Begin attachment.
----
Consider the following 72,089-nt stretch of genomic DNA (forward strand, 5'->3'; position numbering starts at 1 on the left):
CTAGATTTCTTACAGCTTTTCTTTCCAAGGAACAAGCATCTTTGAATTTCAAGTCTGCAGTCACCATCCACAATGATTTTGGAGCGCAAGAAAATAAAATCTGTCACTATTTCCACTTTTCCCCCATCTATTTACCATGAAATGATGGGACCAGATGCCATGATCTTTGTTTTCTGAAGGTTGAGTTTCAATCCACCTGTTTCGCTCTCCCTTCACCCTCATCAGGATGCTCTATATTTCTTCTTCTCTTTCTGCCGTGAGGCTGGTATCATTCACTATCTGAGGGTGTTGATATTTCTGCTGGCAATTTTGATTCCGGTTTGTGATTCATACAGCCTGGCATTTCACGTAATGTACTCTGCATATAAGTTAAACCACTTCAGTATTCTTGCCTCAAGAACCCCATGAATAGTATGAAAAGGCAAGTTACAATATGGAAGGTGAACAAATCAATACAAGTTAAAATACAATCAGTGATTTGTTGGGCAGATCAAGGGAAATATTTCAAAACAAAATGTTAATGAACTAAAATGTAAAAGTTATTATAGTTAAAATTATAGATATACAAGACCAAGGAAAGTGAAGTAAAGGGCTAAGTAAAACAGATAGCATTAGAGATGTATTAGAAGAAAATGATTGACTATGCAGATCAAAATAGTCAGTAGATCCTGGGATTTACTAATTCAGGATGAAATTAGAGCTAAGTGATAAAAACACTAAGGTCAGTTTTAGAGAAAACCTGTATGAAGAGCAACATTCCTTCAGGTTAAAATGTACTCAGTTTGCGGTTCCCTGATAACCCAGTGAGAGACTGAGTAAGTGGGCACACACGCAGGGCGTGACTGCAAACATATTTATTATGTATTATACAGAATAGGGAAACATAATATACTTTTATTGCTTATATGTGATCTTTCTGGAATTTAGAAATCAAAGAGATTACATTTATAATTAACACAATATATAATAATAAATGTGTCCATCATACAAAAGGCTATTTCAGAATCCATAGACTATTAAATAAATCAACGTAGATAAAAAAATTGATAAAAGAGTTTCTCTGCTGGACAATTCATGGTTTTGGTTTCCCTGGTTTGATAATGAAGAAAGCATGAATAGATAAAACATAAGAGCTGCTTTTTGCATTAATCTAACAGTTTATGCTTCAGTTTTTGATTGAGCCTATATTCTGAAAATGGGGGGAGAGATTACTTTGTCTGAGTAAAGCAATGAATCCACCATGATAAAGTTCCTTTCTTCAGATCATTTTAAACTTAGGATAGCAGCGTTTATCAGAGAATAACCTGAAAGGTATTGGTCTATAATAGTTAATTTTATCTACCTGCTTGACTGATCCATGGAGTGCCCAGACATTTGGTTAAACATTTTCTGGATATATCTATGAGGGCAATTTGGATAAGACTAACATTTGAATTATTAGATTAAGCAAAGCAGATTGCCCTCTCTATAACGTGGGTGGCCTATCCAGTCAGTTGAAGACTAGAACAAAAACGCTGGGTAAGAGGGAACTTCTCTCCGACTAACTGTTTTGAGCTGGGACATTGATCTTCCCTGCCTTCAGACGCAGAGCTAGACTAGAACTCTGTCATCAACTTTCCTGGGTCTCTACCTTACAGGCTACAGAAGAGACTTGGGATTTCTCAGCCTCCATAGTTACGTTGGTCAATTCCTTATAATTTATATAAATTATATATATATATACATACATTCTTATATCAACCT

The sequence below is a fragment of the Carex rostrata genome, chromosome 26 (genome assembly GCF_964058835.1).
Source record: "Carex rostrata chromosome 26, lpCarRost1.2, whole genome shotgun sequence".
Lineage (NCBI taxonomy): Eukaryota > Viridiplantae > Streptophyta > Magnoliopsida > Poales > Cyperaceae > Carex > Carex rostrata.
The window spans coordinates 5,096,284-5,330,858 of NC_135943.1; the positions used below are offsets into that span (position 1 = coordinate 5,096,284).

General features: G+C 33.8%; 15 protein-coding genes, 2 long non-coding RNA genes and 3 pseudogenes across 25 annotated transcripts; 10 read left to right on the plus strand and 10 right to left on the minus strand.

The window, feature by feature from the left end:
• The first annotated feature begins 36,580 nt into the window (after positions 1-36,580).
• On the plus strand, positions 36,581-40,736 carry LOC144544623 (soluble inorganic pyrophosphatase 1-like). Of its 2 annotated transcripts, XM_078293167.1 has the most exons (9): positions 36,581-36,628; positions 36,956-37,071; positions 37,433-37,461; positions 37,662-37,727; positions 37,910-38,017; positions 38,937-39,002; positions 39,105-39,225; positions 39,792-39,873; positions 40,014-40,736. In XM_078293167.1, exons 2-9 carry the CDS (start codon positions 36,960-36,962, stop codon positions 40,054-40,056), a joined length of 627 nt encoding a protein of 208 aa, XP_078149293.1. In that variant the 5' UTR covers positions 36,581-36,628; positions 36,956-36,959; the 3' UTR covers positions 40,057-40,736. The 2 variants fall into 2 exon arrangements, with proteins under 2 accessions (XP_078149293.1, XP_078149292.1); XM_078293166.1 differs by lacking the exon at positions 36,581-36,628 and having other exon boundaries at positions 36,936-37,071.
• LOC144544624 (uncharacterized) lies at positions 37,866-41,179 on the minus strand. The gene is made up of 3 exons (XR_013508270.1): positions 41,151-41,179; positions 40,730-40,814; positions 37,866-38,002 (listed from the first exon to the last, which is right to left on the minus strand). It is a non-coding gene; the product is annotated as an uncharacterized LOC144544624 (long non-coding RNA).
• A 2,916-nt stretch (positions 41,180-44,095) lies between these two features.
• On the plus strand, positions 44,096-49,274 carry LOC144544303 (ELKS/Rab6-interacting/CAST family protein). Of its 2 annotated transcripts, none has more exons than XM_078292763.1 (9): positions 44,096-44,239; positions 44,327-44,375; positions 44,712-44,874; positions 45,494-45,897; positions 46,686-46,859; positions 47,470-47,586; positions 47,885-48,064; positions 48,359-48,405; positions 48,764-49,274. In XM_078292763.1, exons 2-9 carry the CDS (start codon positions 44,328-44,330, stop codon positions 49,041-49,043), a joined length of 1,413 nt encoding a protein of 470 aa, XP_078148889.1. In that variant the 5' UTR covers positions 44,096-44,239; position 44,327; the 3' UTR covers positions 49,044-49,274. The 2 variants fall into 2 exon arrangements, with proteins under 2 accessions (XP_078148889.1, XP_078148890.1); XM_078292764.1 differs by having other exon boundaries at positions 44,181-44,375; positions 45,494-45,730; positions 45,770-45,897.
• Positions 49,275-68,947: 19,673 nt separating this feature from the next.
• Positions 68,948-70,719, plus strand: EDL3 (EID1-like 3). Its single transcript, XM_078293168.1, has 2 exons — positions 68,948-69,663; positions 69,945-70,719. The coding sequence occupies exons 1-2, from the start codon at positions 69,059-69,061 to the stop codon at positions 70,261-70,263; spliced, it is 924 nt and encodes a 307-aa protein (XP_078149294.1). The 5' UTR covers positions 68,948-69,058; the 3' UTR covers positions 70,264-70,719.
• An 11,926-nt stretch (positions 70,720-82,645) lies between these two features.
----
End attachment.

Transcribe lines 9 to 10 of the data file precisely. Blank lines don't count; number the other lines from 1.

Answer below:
• The first annotated feature begins 36,580 nt into the window (after positions 1-36,580).
• On the plus strand, positions 36,581-40,736 carry LOC144544623 (soluble inorganic pyrophosphatase 1-like). Of its 2 annotated transcripts, XM_078293167.1 has the most exons (9): positions 36,581-36,628; positions 36,956-37,071; positions 37,433-37,461; positions 37,662-37,727; positions 37,910-38,017; positions 38,937-39,002; positions 39,105-39,225; positions 39,792-39,873; positions 40,014-40,736. In XM_078293167.1, exons 2-9 carry the CDS (start codon positions 36,960-36,962, stop codon positions 40,054-40,056), a joined length of 627 nt encoding a protein of 208 aa, XP_078149293.1. In that variant the 5' UTR covers positions 36,581-36,628; positions 36,956-36,959; the 3' UTR covers positions 40,057-40,736. The 2 variants fall into 2 exon arrangements, with proteins under 2 accessions (XP_078149293.1, XP_078149292.1); XM_078293166.1 differs by lacking the exon at positions 36,581-36,628 and having other exon boundaries at positions 36,936-37,071.